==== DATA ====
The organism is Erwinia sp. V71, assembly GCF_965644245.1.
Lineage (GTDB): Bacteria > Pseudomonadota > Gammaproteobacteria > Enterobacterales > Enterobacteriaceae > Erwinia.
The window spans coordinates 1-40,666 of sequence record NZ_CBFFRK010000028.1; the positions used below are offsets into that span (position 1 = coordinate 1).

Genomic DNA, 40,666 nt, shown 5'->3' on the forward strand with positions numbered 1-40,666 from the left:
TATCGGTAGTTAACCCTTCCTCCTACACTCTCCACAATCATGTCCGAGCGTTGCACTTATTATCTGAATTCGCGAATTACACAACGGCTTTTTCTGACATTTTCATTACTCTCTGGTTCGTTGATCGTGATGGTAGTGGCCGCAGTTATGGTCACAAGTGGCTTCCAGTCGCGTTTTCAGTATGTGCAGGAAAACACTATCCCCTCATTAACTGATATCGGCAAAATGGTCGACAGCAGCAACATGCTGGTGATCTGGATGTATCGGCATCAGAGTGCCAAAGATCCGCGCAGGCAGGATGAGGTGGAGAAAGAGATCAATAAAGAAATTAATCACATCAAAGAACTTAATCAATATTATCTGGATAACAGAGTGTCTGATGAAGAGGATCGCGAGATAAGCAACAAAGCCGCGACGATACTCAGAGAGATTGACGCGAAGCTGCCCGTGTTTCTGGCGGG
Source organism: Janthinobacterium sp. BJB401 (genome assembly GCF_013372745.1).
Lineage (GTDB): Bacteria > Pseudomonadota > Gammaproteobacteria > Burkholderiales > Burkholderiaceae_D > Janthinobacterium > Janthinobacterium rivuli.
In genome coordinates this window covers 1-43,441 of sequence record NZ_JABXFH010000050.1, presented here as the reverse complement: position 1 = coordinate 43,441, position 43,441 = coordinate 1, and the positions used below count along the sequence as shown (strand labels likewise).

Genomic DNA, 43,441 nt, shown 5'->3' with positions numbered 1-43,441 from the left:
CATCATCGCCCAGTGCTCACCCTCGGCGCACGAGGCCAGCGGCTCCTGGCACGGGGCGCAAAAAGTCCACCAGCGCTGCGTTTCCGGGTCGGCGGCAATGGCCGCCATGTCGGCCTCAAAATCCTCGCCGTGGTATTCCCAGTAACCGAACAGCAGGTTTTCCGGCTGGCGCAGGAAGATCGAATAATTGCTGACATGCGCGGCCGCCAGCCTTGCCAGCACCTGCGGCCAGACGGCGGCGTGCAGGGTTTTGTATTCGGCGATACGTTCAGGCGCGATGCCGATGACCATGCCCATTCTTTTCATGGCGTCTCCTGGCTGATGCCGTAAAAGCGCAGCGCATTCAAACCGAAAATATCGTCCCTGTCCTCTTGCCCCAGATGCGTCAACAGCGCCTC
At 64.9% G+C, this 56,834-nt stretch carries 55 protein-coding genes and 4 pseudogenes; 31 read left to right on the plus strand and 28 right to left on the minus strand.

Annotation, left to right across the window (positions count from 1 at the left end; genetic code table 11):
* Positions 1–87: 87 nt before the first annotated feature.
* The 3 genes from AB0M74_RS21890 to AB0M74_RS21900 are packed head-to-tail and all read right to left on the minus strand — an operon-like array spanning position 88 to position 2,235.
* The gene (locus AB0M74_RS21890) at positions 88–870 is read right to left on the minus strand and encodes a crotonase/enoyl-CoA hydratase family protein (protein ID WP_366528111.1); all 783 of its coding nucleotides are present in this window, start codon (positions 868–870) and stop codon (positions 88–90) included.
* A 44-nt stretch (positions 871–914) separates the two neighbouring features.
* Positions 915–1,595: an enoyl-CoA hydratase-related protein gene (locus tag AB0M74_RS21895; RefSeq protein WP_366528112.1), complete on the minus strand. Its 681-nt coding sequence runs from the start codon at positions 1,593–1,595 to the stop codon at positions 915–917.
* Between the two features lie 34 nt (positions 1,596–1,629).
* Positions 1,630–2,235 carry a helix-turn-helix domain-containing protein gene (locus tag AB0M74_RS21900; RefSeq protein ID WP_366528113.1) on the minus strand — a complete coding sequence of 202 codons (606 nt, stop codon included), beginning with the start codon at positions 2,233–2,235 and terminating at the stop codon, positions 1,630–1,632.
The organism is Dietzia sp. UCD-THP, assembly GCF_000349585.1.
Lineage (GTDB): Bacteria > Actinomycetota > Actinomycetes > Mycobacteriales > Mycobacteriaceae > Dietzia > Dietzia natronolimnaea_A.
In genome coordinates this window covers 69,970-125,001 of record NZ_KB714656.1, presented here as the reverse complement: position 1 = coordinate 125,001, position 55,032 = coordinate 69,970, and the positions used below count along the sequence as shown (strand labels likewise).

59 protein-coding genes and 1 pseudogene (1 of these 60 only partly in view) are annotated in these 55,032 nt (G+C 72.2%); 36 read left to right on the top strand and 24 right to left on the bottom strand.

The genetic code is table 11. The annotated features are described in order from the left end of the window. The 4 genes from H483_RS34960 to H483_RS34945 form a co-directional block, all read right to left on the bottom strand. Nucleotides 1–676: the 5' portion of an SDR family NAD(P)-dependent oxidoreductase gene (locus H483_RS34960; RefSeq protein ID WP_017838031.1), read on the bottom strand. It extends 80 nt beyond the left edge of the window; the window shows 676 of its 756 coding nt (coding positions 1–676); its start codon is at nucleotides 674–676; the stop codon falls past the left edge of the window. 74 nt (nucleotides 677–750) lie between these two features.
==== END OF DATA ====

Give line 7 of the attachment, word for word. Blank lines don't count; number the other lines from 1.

Lineage (GTDB): Bacteria > Pseudomonadota > Gammaproteobacteria > Burkholderiales > Burkholderiaceae_D > Janthinobacterium > Janthinobacterium rivuli.